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"The Mayflower at Sea" by Gilbert Margesson (1852-1940)
Painting Courtesy of: Pilgrim Hall Museum
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DEPARTURE: The Mayflower left Plymouth, England on September 6, 1620

ARRIVAL: The Mayflower crew sighted land off Cape Cod on November 9, 1620, and first landfall was made November 11, 1620.

DISTANCE AND TIME: The voyage from Plymouth, England to Plymouth Harbor is about 2,750 miles, and took the Mayflower 66 days.

NUMBER OF PASSENGERS: The Mayflower left England with 102 passengers, including three pregnant women, and a crew of unknown number. While the Mayflower was at sea, Elizabeth Hopkins gave birth to a son which she named Oceanus. After the Mayflower had arrived and was anchored in Provincetown Harbor off the tip of Cape Cod, Susanna White gave birth to a son, which she named Peregrine (which means "one who has made a journey"). The Mayflower then sailed across the bay and anchored in Plymouth Harbor. There, Mary Allerton gave birth to a stillborn son. One passenger died while the Mayflower was at sea--a youth named William Butten, a servant-apprentice to Dr. Samuel Fuller. The death occurred just three days before land was sighted. One Mayflower crew member also died at sea, but his name is not known.

CONTEMPORARY ACCOUNTS OF THE VOYAGE: There is only one primary source account in existence that describes events that occurred while the Mayflower was at sea. It was written by William Bradford, in his History Of Plymouth Plantation. His account of the voyage, in its entirety, follows:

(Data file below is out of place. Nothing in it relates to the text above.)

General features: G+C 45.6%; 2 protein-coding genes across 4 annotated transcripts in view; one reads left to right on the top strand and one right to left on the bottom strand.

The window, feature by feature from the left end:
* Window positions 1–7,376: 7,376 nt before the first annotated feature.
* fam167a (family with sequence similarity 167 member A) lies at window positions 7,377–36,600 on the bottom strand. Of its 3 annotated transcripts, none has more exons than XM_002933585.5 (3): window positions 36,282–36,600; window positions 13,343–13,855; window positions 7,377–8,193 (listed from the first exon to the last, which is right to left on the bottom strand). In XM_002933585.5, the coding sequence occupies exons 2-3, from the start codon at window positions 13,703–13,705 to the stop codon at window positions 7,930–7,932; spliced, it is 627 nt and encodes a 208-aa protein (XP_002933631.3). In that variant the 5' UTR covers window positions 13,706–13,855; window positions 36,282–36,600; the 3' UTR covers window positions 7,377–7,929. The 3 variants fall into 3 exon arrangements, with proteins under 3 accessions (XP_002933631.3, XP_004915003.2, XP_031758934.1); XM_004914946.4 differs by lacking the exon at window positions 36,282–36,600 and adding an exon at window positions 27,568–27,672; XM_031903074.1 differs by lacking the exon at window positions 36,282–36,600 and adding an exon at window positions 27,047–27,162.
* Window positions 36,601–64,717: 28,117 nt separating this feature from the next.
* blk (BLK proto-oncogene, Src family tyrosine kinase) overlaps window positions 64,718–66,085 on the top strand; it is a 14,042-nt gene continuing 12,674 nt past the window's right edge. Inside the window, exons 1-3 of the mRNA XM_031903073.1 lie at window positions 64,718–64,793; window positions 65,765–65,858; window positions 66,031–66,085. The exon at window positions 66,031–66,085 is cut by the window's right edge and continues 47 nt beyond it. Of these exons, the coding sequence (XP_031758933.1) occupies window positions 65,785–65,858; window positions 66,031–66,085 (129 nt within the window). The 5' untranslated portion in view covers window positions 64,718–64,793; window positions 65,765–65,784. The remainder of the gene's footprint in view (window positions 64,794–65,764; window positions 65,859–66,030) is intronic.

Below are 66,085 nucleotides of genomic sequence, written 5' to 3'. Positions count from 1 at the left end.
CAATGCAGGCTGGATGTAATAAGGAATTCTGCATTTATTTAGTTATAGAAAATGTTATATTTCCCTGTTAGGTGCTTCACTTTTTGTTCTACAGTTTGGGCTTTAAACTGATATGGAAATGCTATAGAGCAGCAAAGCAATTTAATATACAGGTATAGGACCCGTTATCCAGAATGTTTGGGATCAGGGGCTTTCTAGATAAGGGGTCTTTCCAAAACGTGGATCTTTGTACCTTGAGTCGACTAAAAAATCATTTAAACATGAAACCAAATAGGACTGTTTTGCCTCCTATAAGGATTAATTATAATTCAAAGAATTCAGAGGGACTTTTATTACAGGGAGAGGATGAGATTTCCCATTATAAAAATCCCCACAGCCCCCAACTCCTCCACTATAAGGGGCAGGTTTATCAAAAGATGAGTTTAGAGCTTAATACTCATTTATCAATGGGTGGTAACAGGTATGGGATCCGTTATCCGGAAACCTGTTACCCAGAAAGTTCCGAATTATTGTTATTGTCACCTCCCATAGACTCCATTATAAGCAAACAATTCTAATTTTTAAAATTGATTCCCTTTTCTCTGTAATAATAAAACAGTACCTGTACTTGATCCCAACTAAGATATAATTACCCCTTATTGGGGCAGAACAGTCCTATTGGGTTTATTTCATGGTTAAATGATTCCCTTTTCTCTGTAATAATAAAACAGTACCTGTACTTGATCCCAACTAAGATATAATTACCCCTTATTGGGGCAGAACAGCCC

September 6. These troubles being blown over, and now all being compact together in one ship, they put to sea again with a prosperous wind, which continued divers days together, which was some encouragement unto them; yet according to the usual manner many were afflicted with sea sickness. And I may not omit here a special work of God's providence. There was a proud and very profane young man, one of the sea-men, of a lusty, able body, which made him the more haughty; he would always be condemning the poor people in their sickness, and cursing them daily with grievous execrations, and did not let to tell them, that he hoped to help to cast half of them overboard before they came to their journey's end, and to make merry with what they had; and if he were by any gently reproved, he would curse and swear most bitterly. But it pleased God before they came half seas over, to smite this young man with a grievous disease, of which he died in a desperate manner, and so was himself the first that was thrown overboard. Thus his curses light on his own head; and it was an astonishment to all his fellows, for they noted it to be the just hand of God upon him.